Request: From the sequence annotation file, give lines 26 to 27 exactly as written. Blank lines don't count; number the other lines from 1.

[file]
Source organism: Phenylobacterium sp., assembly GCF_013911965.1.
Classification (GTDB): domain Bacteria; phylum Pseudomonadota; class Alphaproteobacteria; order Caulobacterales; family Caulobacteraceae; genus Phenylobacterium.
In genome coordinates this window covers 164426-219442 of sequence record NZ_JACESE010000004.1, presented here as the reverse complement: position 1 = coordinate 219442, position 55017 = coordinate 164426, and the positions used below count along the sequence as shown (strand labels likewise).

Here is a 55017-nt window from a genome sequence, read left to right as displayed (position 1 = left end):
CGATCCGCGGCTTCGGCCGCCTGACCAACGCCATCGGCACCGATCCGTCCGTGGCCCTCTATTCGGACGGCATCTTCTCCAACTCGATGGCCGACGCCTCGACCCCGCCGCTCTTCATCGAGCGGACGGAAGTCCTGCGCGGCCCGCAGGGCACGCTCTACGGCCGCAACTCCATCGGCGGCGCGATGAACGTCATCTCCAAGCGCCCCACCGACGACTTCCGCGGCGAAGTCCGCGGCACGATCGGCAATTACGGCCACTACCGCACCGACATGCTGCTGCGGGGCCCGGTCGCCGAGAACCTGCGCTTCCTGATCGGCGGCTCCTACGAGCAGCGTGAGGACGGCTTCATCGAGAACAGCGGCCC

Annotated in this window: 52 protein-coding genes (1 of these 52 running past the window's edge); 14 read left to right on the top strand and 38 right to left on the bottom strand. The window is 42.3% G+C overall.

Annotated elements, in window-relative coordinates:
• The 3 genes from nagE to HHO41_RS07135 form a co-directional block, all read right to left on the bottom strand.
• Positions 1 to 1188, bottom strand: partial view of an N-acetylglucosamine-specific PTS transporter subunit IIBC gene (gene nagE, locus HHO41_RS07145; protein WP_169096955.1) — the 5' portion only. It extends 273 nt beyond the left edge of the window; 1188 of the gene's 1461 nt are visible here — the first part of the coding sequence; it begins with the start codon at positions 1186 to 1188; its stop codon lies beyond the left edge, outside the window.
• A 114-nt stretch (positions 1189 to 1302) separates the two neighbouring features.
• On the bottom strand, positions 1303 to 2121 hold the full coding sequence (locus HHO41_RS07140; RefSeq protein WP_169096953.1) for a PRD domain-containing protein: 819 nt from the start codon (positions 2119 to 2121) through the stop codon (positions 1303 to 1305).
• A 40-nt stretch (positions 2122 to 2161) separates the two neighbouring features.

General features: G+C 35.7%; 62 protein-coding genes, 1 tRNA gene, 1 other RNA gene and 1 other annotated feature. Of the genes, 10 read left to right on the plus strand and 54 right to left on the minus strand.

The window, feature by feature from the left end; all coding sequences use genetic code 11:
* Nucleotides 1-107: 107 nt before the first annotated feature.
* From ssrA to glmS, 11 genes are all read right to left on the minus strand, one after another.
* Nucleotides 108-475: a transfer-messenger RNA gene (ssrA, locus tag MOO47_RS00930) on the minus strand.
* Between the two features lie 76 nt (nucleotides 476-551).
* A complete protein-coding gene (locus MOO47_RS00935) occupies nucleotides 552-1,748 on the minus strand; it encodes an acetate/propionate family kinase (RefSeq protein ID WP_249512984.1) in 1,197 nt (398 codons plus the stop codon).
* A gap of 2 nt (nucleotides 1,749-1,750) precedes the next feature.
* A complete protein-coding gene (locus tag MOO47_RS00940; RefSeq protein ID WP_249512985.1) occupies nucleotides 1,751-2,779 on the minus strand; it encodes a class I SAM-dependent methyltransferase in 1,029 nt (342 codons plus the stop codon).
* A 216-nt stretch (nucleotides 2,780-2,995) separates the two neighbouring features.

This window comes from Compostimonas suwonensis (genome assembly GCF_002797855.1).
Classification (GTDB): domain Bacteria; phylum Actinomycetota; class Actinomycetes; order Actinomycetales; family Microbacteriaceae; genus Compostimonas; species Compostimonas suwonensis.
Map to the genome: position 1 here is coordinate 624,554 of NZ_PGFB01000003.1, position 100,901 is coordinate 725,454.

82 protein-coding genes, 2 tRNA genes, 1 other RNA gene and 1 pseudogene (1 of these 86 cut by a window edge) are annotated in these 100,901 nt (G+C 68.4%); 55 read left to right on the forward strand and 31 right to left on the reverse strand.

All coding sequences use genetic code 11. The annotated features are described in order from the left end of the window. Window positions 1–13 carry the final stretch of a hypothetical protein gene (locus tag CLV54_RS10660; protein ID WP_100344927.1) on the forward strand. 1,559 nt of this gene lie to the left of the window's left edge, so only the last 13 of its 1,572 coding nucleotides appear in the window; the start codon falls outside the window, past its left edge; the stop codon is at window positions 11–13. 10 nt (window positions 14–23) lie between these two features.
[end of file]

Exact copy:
82 protein-coding genes, 2 tRNA genes, 1 other RNA gene and 1 pseudogene (1 of these 86 cut by a window edge) are annotated in these 100,901 nt (G+C 68.4%); 55 read left to right on the forward strand and 31 right to left on the reverse strand.

All coding sequences use genetic code 11. The annotated features are described in order from the left end of the window. Window positions 1–13 carry the final stretch of a hypothetical protein gene (locus tag CLV54_RS10660; protein ID WP_100344927.1) on the forward strand. 1,559 nt of this gene lie to the left of the window's left edge, so only the last 13 of its 1,572 coding nucleotides appear in the window; the start codon falls outside the window, past its left edge; the stop codon is at window positions 11–13. 10 nt (window positions 14–23) lie between these two features.